Traditionally, a central philosophy for weight control is recognition of the caloric content of the food or beverage you are considering.

Conceptually, knowing the caloric burden can aid a rational decision on whether to consume the product.

For years, food and activity diaries have been advocated so that we track calories in and calories out.

Now, just in time for the holiday season, a new analysis of 50 studies finds that thinking before you eat can actually undermine your dieting goals.

When we think, we often simply come up with reasons why we deserve that extra piece of pumpkin pie.

Jessie De Witt Huberts, Ph.D., of Utrecht University in the Netherlands said we are expert rationalizers when it comes to finding a reason to eat more.

“People seem to be very creative in coming up with such reasons,” she said.

“They can justify having the cake on account that it has been a hard day, or that they will exercise tomorrow, that it is a special occasion, or that it is impolite to refuse.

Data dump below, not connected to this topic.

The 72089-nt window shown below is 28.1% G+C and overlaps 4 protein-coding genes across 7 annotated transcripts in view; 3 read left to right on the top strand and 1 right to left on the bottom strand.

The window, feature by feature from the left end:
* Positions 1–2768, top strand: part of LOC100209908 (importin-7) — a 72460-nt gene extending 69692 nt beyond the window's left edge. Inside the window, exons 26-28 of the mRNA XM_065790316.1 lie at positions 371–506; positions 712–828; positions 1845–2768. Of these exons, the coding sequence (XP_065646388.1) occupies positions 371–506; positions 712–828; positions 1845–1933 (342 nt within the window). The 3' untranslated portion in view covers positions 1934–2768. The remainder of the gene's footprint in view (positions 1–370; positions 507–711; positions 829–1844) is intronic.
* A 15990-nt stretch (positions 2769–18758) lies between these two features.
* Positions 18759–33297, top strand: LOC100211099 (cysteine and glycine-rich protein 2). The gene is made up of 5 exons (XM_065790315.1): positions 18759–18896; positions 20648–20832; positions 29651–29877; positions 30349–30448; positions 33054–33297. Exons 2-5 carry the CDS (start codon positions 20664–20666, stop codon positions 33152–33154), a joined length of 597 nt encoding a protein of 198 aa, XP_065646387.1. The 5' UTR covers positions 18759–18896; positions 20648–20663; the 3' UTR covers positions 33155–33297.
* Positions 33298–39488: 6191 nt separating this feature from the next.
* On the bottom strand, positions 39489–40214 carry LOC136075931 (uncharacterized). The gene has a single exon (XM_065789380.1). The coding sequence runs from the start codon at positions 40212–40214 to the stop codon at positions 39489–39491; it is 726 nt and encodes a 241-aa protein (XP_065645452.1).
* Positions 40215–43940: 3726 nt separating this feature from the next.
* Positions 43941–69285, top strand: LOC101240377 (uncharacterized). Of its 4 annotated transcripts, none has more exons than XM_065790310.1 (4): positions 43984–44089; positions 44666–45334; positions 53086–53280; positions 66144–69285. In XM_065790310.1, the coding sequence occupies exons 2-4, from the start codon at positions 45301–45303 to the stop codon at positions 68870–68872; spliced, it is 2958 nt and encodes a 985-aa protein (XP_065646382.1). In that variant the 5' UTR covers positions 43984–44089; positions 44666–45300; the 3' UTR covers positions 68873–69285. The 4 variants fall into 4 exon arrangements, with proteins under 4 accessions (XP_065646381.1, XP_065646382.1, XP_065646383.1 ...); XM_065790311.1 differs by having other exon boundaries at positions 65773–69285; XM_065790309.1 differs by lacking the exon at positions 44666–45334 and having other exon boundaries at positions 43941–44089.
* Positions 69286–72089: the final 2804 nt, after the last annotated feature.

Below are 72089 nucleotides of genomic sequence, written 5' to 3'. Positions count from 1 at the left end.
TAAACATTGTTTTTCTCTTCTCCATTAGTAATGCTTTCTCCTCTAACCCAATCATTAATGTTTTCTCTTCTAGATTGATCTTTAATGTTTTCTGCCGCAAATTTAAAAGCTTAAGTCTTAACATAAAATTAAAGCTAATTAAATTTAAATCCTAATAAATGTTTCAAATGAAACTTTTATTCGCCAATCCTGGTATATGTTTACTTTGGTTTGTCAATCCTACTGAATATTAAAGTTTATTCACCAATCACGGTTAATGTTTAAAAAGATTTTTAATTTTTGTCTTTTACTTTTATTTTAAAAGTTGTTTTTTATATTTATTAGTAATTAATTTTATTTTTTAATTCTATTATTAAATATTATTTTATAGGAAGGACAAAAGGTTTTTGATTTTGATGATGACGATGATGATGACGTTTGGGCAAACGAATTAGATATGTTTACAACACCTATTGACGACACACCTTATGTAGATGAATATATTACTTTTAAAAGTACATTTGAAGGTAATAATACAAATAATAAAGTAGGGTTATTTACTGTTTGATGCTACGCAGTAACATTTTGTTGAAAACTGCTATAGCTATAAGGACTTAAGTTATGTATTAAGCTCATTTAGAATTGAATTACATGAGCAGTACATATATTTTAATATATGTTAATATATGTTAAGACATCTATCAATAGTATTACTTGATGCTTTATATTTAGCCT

This is when justification processes become a slippery slope – as the reasons are often applied ad hoc, they no longer form strict rules that regulate when you stick to your diet and when you can cut yourself some slack.”

A growing body of research has found that such justification can even come from performing well on a task or from doing good for others.

In several studies, people who received positive feedback on a task were more likely to choose an unhealthy versus a healthy option.

“What was particularly interesting is how easily convinced participants were by the justifications,” De Witt Huberts said.

“Sometimes they merely had to express the intention to help someone, think about doing something altruistic, rather than actually doing it, to justify subsequent hedonic consumption.”

Becoming aware of the justifications you use goes a long way toward helping around the holidays.

It’s fine, she said, to indulge on Thanksgiving or other holidays if we consistently stick to our goals, but those special occasions must truly be exceptions.

Source: Society for Personality and Social Psychology